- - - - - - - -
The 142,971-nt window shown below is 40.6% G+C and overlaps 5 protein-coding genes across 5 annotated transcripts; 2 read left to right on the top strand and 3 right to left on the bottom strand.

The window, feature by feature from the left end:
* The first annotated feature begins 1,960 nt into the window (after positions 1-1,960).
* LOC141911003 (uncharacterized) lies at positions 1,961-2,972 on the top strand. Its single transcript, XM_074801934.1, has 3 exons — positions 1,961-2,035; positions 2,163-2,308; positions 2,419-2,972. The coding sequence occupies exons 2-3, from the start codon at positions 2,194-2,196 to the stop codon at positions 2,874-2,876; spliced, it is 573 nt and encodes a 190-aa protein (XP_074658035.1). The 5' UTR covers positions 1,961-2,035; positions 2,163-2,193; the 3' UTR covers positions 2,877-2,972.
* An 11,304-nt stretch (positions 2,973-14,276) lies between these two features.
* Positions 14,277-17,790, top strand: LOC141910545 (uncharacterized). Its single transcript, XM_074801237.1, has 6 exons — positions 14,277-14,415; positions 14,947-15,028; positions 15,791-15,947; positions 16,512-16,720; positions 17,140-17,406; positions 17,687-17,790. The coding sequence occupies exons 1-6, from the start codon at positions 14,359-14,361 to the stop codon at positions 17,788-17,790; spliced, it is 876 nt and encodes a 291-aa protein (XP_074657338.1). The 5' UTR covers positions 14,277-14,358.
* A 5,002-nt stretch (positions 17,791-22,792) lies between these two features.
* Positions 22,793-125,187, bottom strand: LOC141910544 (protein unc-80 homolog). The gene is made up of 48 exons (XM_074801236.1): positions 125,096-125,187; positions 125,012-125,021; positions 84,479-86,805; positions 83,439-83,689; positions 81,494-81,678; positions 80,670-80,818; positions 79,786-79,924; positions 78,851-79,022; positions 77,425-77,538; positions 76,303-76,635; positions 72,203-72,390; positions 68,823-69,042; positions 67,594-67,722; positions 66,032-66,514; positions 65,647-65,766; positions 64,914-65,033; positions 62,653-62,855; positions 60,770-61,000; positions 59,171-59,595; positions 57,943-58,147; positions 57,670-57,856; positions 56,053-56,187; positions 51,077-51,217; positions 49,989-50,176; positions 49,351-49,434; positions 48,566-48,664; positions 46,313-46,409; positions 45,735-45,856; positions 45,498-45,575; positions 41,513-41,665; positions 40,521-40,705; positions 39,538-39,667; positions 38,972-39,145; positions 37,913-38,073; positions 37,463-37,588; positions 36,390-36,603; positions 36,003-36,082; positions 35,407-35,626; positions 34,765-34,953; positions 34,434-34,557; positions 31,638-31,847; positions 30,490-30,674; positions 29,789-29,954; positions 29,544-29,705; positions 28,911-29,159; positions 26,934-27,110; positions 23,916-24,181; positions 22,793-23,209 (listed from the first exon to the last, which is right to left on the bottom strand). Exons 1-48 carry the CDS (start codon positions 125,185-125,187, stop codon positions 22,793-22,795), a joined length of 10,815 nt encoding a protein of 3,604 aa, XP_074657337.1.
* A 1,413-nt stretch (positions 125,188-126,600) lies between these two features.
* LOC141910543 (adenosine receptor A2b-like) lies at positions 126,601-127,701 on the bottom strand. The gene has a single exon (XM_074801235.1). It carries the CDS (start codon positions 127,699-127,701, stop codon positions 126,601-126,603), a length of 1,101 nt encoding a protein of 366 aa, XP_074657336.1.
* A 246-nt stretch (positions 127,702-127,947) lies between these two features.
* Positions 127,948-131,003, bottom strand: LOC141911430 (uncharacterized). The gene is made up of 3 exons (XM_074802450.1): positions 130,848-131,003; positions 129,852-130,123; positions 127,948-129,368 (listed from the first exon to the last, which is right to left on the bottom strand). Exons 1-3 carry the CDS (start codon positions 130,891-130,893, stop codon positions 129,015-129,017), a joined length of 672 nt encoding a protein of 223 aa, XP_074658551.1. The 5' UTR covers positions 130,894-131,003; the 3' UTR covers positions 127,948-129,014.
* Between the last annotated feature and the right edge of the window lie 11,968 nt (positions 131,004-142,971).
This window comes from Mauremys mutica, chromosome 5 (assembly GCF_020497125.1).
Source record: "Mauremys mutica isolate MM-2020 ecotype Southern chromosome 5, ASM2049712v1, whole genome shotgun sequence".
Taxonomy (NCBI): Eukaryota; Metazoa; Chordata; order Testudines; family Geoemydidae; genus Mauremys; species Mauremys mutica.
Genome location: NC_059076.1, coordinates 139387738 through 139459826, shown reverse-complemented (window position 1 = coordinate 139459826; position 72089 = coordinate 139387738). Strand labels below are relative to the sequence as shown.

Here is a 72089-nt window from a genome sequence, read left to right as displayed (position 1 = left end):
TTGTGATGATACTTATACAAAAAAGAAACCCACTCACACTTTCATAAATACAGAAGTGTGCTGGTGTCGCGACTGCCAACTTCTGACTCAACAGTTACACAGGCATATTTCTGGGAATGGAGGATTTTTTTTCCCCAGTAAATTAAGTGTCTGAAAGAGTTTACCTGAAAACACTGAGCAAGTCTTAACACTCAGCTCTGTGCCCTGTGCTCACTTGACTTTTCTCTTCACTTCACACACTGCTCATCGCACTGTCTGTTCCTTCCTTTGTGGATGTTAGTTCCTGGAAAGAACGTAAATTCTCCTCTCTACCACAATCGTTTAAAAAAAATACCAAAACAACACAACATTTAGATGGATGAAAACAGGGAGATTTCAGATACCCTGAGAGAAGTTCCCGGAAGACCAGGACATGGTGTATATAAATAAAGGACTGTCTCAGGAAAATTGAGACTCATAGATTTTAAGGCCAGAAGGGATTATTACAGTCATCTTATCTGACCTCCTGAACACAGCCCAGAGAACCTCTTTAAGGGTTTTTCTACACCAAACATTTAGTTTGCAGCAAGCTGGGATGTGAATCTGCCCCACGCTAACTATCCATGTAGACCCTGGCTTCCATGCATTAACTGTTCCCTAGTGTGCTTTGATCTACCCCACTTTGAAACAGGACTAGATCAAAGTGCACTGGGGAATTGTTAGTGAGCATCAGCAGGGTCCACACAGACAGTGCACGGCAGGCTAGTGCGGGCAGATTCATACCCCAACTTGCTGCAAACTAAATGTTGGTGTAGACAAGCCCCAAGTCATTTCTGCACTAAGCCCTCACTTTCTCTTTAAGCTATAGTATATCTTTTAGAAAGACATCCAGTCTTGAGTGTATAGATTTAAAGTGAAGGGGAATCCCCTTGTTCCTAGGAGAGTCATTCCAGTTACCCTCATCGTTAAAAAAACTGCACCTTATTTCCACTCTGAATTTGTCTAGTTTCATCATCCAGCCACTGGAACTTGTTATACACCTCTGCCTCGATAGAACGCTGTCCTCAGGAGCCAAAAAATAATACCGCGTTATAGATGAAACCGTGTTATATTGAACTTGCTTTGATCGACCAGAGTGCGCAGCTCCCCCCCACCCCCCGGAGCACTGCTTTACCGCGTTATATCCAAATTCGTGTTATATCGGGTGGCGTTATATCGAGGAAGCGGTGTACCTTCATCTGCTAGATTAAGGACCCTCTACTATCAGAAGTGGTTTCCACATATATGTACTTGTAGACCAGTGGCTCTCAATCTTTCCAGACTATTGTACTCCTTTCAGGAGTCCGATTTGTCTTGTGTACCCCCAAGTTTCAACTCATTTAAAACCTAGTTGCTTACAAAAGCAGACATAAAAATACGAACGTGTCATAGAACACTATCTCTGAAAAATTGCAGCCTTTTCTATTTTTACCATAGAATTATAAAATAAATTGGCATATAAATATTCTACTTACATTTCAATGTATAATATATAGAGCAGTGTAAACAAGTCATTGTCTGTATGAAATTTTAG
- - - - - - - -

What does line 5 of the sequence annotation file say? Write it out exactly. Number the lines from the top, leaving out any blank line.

* An 11,304-nt stretch (positions 2,973-14,276) lies between these two features.